Nov. 10, 2015 – It is never too early to find out about the new crop-protection products, reminds Eugenia Banks, potato specialist at OMAFRA, in her latest potato update. These new products were recently registered and should be available for the 2016 season. Here is a list of pesticides, some with new active ingredients: Trade name Application method Disease or insect Aprovia(Syngenta) Group 7 In-furrow *Suppression of Rhizoctonia stem canker, stolon canker and black scurf Sercadis (BASF) Group 7 Foliar and aerial Control of early blight and white mould.Use of a non-ionic surfactant is recommended Sercadis (BASF) Group 7 In-furrow Control of Rhizoctonia canker Voliam Express(Syngenta) Group 3A and 28 Foliar Control of black curworm, variegated cutworm, armyworm, potato psyllidActive ingredients: pyrethroid + diamide Agri-mek SC(Syngenta) Group 6 Foliar Control of potato psyllid and spider mites (not a pest in Ontario) Control is at least 85 per cent control *Suppression is 65 to 85 per cent control "May provide some control" is less than 65 per cent control. There are also label changes to some registered products. For instance, the label of Rampart (phosphite) has been expanded to a foliar application for suppression of late blight and pink rot. In general, any product that suppresses late blight should be tank mixed with a compatible control product. A better approach would be to tank mix two compatible control products. If the weather is favorable for late blight, this disease can explode and devastate potato fields very quickly. There are new registrations for potato psyllids. This tiny insect is the vector of the bacterium that causes zebra chip. This past season, I placed several yellow sticky cards in three Alliston fields to monitor for potato psyllids, but no potato psyllids were caught on the cards. In the past, this insect has been reported in British Columbia, Alberta, Saskatchewan and Quebec. Psyllids were found in Ontario a few years ago, but only in a greenhouse, not in the field. It is always good to have registered products available for the control of potential pests. There will be more updates to come as new products are registered.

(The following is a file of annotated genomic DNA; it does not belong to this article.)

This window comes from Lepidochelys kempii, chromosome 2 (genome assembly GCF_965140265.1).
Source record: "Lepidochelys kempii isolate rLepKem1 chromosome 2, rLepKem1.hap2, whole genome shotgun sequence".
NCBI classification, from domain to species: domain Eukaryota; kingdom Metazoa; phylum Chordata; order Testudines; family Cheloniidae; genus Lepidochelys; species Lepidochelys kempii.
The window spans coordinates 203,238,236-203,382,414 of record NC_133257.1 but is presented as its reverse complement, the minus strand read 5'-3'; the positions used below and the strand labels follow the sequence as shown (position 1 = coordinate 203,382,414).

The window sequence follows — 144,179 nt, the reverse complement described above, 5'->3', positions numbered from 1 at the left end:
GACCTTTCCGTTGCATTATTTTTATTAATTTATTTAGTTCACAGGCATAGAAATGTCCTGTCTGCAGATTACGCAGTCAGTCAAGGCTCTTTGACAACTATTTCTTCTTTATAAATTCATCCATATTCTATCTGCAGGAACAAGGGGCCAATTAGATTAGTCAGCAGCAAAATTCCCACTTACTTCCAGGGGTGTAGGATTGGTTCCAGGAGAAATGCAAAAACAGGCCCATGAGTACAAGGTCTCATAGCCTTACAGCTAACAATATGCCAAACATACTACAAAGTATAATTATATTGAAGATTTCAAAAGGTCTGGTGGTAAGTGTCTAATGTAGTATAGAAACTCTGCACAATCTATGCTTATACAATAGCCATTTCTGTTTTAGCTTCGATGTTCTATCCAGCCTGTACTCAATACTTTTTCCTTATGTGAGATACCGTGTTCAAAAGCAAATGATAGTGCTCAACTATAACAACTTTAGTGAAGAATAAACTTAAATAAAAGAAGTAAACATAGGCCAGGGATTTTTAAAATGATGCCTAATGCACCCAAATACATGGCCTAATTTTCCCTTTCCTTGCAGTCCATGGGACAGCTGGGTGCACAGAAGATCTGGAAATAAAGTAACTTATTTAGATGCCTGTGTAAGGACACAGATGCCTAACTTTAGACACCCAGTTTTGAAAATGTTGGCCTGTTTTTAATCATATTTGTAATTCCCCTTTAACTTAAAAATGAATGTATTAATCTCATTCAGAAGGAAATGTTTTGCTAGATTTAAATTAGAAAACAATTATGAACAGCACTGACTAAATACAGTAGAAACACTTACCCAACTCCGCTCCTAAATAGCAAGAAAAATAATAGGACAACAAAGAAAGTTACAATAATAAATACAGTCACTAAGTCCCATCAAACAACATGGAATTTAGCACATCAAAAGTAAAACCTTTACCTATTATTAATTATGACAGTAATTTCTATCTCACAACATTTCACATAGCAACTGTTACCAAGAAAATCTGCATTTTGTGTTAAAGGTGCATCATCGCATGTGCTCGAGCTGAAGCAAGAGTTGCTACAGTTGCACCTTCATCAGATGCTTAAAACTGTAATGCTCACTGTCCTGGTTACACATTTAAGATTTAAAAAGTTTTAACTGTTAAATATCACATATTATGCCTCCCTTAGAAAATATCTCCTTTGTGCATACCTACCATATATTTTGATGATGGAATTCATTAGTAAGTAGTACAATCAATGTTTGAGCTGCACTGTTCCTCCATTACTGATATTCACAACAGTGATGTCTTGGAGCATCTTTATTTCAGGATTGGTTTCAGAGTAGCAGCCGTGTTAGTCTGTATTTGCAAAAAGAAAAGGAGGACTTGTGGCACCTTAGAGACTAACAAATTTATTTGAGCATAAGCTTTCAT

Severe Colorado potato beetle larval damage to potatoes. Photo by Vikram Bisht, MAFRD. Colorado potato beetle (CPB) has been a challenging pest for potato growers for more than a century, and today it continues to be the most damaging insect defoliator of potatoes across Canada and the U.S. If uncontrolled, growers suffer yield losses and potential crop failure in potato crops and other field vegetable crops such as tomatoes and eggplant. Growers continue to rely on insecticides for control, however CPB is very adept and successful at developing resistance, creating additional challenges for researchers, industry and growers.  With increasing potato farm size and repeated use of effective insecticides, there has been high selection pressure on CPB to survive. Insecticide resistance develops largely from the overuse and repeated application of chemicals with similar modes of action that increase the selection of the resistant individuals in the population. “Colorado potato beetles resistant to DDT were first reported in 1955, and have since developed resistance to over 51 different insecticides, including imidacloprid and eight other neonicotinoids in the U.S.,” Ian Scott, research scientist with Agriculture and Agri-Food Canada (AAFC) in London, Ont., says. “Colorado potato beetle resistance in Canada has developed more slowly, with the first findings of resistance in 2003, to imidacloprid (Admire), the first neonicotinoid registered in Canada, and increasing reports of problems and crop failures in Ontario and Quebec by 2007.”  In 2008, Scott and colleagues initiated a four-year project to survey CPB neonicotinoid resistance in Canadian potato fields. Growers and agronomists from across Canada sent live samples to AAFC every summer. “We partnered with different chemical companies on the project and, depending on which products were surveyed in a particular year, we conducted bioassays in the lab,” Scott says. “We were able to screen quite a few populations of Colorado potato beetle through the bioassays. We were trying to confirm what growers and extension people were seeing related to resistance concerns with registered neonicotinoid uses. Also, some companies were planning to introduce new products of the same class or different groups and wanted to see if there was any potential cross-resistance with the older products.”  The results of the four-year survey confirmed previous studies showing that many CPB populations have become less sensitive to imidacloprid and that cross-resistance with the second-generation neonicotinoids thiamethoxam and clothianidin is a growing concern. Scott adds the survey also demonstrated cross-resistance is on the rise. “Using comparisons of Colorado potato beetle mortality generated from lab bioassays with Admire, Actara and Titan, a strong positive correlation indicated there is potential for cross-resistance between these three neonics,” Scott notes. “However, cross-reaction correlation was weaker between neonic Admire (Group 4A) and diamide insecticide Coragen (chlorantraniliprole, Group 28), indicating the cross-resistance between these classes is less likely to develop.”  According to Vikram Bisht, plant pathologist with Manitoba Agriculture, Food and Rural Development, the Atlantic provinces, and Quebec and Ontario have had a greater problem with CPB resistance to Group 4 insecticides. “However, Manitoba has seen some population shifts to resistance,” he notes. “Alberta currently does not have serious issues and so far even older chemistries appear to still be effective there. Resistance to the newer insecticides is highly likely if the products are continuously used without proper insecticide resistance management practices being applied. It is important to rotate chemistries to prevent multiplication of insecticide resistant populations.”  Vikram adds CPB populations collected from treated fields in Manitoba in 2012 and 2013 and tested by Scott were also found to be imidacloprid resistant (with less than 30 per cent mortality) or showed reduced sensitivity to clothianidin or thiamethoxam (with 30 to 70 per cent mortality). Repeated use of similar mode-of-action insecticides may often lead to development of cross-resistance against newer insecticides, even though they had not been previously applied. Therefore, resistance against clothianidin and thiamethoxam has a greater chance of appearing in imidacloprid-resistant CPB populations. “Generally, every commercial grower treats seed potato for Colorado potato beetle and in most cases control is quite effective,” Bisht says. “In areas where resistance is developing and in situations where growers also need to use a foliar application for in-crop control, they must make sure to use a different chemistry in-crop than was used for seed treatment. There are at least five different seed treatment or in-furrow chemistries and a few other chemistries for in-crop, so growers do have options available. Growers should make rotating insecticide chemistries a priority whether or not they have resistance concerns, as it is good practice to ensure long-term use of the good tools available.”  Bisht adds crop rotations of two years or longer are needed to be effective. However, fields must not be adjacent to last year’s crop. “Short distances from previous potato crops reduces the advantage of crop rotation, since the overwintering Colorado potato beetle adults from last year’s field can easily crawl to adjacent fields. Also, Colorado potato beetles can fly short distances during warm days and can easily move 100 to 200 metres.” New research and management options“We are working on other projects focused on understanding the mechanisms responsible for resistance of Colorado potato beetle through molecular and biochemical analyses,” Scott says. “We have maintained a number of Colorado potato beetle colonies in the lab for use in various projects; for example, screening alternative biopesticide products and the use of natural plant compounds as insecticide synergists.”  One recent project studied the potential use of dillapiol, the main constituent in Indian dill (Anethum sowa), as a synergist to help improve insecticide activity and longevity, and control of resistant pest populations. Synergists have a long history of use, one of the most frequently used ones being piperonyl butoxide (PBO) in combination with the natural insecticide pyrethrum. PBO is a very effective synergist but has related toxicological concerns. “Our laboratory trials testing of pyrethrum alone versus pyrethrum combined with dillapiol indicated that the synergist increased the activity of pyrethrum against insecticide-susceptible and -resistant Colorado potato beetle,” Scott explains. “In field trials, both the PBO and dillapiol synergized pyrethrum had 10 times the efficacy of pyrethrum alone. We continue to work on dillapiol and other natural plant-derived synergists that may offer compounds with improved health and environmental safety and potential for organic certification.”  Research continues on other strategies to help growers manage the challenges of CPB. “There continues to be a focus on the development of new varieties with Colorado potato beetle resistance, however transgenic varieties have not yet been accepted by the market,” Bisht says. “Plant breeders are also using conventional breeding to introduce natural resistance genes from wild species, and hopefully in the future varieties will become available. “There are other cultural practices that can be options for organic or smaller growers, but so far most are not practical for larger commercial growers. There is a new biological insecticide available – Novodor (Bacillus thuringiensis subsp. tenebrionis, strain NB-176) – but it is not currently used by commercial potato growers. Plastic-lined trenches on field edges could be effective for small farms, which trap Colorado potato beetle and prevent movement into the field.”  Considerable efforts continue to be focused on addressing resistance. Scott and Bisht remind growers everyone must do their part to be vigilant in monitoring and scouting for CPB resistance, follow proper insecticide resistant management practices and alternate classes of insecticides available. “The survival of beetles after an insecticide application could be due to a variety of factors, including improper coverage, failure to apply the full rate of insecticide, or precipitation soon after application and existence of actual insensitivity (tolerance/resistance) to the insecticide,” Scott says. “It is very important for growers and industry to practice good stewardship and maintain the use of these products as long as possible. It takes a considerable [amount of] resources, time and funds to develop new chemistries, so protecting the tools we have as long as possible is a best practice.”   Burn, beetle, burnIn February 1994, Potatoes in Canada magazine, a sister publication to Top Crop Manager magazine, published a story with an eye-catching headline: “Burn, beetle, burn.” The story explains that in the summer of 1992, field trials began on an eight-row flamer designed to control Colorado potato beetles (CPB) that had recently demonstrated resistance to traditional chemical treatments. The flamer tests were initiated by ICG Propane, in co-operation with the Ontario Ministry of Agriculture, the University of Guelph, and growers in Alliston and Leamington, Ont. The trials showed that flaming had several mechanisms for limiting beetle damage. The most obvious was that it could kill the beetle adults outright. But the trials also shows there were three secondary controls: First, flaming caused sufficient damage to the CPB so that it died in the near term; second, if eggs and antennae were damaged, the beetles became disoriented and, thus, unable to feed or mate; and third, the heat from the flaming resulted in a high mortality for the eggs already laid. The trials showed that using the propane flamer in the spring for overwintering adults gave control of 70 to 80 per cent of the adult beetles and also killed nearly 50 per cent of the eggs. Late season control, the time of top killing, gave 95 to 100 per cent control of adult CPB. In addition, the 1994 story stated growers were “astonished at the level of weed control that came as a result of the flaming activity.” Even more interesting was the low level of plant damage from the flaming. The story states that in almost all locations of the study, slight plant injury similar to that observed when plants are hit by a late frost did occur. However, the growing tip of the plant was not affected, and most injury was unnoticeable after about a week. “Potato yields taken at four of the test sites showed no difference in yield between flamed and unflamed areas.” At the end of the day, physical methods to control Colorado potato beetle and other pests are seeing resurgence, as the very real threat of insecticide resistance increases.